Christianity and Rabbinic Judaism

Surprising Differences, Conflicting Visions, and Worldview Implications--From the Early Church to our Modern Time

by Jonas E. Alexis



Book Details

Language : English
Publication Date : 12/29/2011

Format : Softcover
Dimensions : 6x9
Page Count : 548
ISBN : 9781449734862
Format : E-Book
Dimensions : N/A
Page Count : 548
ISBN : 9781449734855
Format : Hardcover
Dimensions : 6x9
Page Count : 548
ISBN : 9781449734879

About the Book

“The simple step of a courageous individual is not to take part in the lie. One word of truth outweighs the world.”

Alexander Solzhenitsyn

In this penetrating and provocative work, Jonas E. Alexis challenges common assumptions about the relationship between Christianity and Rabbinic Judaism and provides compelling evidence from history and theology that demonstrates the extent to which modern Judaism has been defined by the Pharisaic and Rabbinic schools of thought. As Alexis meticulously documents, there has been a constant struggle between Christianity and Rabbinic Judaism since the time of Christ, a struggle that will define the destiny of the West.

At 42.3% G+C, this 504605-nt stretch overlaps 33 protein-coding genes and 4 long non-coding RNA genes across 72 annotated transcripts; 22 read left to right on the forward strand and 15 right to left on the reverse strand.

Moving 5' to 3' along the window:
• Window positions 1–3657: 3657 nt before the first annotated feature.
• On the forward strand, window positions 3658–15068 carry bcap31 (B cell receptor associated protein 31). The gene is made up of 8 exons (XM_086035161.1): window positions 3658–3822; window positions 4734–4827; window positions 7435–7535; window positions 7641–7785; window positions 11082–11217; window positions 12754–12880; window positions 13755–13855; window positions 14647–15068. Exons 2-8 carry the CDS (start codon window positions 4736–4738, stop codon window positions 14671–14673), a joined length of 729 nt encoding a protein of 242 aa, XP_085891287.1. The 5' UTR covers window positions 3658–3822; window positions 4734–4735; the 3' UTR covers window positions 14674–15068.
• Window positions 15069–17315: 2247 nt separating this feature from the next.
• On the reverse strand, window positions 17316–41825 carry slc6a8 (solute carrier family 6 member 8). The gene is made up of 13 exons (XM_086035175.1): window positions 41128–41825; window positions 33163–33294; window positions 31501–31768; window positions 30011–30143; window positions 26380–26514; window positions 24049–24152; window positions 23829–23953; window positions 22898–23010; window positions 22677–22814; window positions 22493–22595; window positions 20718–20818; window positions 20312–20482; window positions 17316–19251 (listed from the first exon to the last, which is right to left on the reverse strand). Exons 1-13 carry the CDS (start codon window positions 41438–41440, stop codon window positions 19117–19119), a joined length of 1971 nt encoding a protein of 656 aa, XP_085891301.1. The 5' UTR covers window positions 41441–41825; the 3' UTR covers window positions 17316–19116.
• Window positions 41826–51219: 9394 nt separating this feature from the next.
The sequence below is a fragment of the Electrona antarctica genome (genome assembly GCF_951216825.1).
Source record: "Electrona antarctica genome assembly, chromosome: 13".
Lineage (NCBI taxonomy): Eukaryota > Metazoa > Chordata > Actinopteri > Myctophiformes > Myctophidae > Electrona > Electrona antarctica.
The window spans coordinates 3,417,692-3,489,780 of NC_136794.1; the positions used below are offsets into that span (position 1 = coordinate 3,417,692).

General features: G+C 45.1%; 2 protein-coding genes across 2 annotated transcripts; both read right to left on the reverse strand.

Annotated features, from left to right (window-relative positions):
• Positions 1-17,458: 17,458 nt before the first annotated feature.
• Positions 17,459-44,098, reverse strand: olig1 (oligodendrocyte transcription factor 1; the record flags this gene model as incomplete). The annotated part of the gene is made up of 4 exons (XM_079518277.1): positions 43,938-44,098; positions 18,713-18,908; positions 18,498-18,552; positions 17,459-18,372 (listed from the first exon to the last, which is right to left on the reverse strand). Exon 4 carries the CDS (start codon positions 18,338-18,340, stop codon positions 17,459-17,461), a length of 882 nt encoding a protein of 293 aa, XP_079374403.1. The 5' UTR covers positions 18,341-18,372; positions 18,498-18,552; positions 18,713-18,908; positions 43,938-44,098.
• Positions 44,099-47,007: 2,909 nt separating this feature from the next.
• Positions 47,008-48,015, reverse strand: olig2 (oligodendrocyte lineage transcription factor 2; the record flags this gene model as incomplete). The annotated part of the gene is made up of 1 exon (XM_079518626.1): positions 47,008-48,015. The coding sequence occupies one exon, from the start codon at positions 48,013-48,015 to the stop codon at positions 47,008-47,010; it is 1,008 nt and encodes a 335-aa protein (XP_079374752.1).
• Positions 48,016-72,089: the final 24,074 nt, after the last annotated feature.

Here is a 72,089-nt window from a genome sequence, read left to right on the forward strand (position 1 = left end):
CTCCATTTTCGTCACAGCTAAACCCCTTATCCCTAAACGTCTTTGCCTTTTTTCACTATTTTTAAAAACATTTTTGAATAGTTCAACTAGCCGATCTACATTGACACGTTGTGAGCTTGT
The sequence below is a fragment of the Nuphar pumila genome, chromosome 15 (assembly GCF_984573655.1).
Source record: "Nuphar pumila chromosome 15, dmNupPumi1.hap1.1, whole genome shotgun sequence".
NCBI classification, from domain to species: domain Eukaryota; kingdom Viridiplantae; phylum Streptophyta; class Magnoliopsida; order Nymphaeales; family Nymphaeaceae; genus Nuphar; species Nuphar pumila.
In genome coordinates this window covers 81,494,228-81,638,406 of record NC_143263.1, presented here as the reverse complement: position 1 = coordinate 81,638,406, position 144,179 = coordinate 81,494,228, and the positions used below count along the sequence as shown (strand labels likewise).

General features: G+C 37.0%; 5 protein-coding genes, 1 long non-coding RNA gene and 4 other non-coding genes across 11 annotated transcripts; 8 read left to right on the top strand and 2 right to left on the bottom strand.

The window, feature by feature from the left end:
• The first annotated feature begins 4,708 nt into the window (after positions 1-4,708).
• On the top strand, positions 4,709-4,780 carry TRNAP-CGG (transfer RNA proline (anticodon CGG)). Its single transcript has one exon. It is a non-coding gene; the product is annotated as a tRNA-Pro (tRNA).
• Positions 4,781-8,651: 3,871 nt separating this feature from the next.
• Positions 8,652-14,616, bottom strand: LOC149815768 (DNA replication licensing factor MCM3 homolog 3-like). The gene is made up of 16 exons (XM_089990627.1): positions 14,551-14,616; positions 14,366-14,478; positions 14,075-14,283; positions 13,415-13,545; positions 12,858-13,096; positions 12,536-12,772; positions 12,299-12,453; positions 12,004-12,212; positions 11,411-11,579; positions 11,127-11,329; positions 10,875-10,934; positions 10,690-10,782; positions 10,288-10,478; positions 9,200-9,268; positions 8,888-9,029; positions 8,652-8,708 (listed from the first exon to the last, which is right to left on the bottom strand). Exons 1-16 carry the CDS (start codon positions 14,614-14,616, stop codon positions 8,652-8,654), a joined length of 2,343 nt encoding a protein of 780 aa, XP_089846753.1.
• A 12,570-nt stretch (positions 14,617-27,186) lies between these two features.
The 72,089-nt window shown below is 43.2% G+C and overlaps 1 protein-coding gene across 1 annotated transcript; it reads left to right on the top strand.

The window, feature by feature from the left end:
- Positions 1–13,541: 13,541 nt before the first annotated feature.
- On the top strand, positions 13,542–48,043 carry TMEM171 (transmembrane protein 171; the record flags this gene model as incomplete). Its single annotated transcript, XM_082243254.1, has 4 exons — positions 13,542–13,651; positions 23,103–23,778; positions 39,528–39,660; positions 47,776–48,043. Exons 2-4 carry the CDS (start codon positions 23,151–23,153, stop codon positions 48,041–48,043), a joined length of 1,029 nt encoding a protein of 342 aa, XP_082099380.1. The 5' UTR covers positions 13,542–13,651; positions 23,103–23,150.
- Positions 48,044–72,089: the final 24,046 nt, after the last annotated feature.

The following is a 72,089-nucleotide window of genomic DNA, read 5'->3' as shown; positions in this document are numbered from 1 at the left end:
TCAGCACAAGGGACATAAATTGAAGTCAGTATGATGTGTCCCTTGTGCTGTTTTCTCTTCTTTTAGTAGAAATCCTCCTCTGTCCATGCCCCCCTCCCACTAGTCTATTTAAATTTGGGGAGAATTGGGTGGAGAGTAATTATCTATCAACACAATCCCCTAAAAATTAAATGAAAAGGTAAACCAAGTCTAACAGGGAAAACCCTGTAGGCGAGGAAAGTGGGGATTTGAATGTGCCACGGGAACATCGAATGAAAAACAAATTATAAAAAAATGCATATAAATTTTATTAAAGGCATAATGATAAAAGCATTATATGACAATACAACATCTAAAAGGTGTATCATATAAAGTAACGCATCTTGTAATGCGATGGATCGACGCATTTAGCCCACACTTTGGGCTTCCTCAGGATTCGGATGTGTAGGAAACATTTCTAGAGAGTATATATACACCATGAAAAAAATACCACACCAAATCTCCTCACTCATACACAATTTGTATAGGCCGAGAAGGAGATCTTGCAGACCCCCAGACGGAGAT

Islam, according to Christianity, is a historically and theologically false religion, since it denies both Jesus's deity and His work of salvation at the Cross. But Rabbinic Judaism, Alexis argues, is equally false and in many respects more dangerous to Christianity and the West than Islam, since at its root Rabbinic Judaism wages war against the Logos, the system of order in the world embodied by Christ.

In this painstakingly scholarly yet readable work, Alexis maintains that Rabbinic Judaism, defined by the Pharisaic teachings (now codified in the Talmud) that Jesus sought to correct, is a categorical and metaphysical rejection of Christianity, a rejection that has had and will continue to have severe implications for Western culture, intellectual history, and theological exegesis.

About the Author

Jonas E. Alexis studied mathematics and philosophy as an undergraduate and has a Master’s degree in education. His research interests at present include history, most particularly the history of Christianity, the history of science, and the conflict between Christianity and other religions (in particular Islam and Rabbinic Judaism).